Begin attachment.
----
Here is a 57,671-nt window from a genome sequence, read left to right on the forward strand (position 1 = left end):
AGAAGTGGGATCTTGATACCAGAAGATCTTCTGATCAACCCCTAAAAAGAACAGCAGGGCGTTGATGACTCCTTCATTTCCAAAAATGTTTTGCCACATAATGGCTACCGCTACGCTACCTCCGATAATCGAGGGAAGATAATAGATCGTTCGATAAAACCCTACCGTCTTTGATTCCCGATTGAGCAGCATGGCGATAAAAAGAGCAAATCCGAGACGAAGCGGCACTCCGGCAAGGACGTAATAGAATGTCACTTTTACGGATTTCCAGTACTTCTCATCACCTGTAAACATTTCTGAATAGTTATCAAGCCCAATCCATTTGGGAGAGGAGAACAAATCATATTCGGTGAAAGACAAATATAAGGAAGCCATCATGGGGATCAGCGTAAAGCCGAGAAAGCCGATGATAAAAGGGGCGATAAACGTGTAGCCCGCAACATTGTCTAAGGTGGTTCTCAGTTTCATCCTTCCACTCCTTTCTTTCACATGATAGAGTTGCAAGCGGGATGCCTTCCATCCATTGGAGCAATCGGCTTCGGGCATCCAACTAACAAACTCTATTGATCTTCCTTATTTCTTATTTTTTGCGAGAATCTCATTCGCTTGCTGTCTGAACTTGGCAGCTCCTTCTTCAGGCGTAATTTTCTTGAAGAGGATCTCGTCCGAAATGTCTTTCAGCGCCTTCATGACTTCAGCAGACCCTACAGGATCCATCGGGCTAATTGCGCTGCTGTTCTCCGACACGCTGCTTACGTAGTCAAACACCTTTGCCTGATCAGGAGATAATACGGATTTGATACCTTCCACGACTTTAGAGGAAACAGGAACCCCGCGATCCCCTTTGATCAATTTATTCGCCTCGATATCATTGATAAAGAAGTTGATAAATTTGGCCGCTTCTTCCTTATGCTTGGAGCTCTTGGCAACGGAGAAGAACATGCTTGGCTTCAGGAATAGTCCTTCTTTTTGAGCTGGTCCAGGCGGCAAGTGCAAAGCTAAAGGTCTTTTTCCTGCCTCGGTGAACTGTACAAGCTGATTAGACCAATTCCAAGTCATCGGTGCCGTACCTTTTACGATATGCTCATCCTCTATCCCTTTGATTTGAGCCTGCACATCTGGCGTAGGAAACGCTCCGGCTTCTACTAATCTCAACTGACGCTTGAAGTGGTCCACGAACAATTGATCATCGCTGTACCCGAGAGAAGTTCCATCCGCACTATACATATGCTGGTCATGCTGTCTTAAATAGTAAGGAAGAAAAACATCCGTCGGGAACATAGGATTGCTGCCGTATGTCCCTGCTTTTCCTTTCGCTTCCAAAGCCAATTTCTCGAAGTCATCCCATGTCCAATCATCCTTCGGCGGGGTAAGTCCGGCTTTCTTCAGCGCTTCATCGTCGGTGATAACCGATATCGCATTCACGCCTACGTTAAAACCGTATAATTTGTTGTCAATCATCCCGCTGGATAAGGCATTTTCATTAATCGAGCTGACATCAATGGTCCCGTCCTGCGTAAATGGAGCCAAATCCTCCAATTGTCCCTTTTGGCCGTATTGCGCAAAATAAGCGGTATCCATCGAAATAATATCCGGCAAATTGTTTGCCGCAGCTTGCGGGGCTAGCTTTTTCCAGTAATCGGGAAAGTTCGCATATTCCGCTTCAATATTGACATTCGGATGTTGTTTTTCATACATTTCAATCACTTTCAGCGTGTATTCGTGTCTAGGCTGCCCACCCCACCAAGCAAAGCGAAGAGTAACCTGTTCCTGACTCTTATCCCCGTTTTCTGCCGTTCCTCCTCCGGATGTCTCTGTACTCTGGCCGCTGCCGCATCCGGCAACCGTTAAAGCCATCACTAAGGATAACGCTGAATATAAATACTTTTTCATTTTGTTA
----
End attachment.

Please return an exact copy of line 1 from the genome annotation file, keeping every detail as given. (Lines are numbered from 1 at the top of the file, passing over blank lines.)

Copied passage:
Here is a 57,671-nt window from a genome sequence, read left to right on the forward strand (position 1 = left end):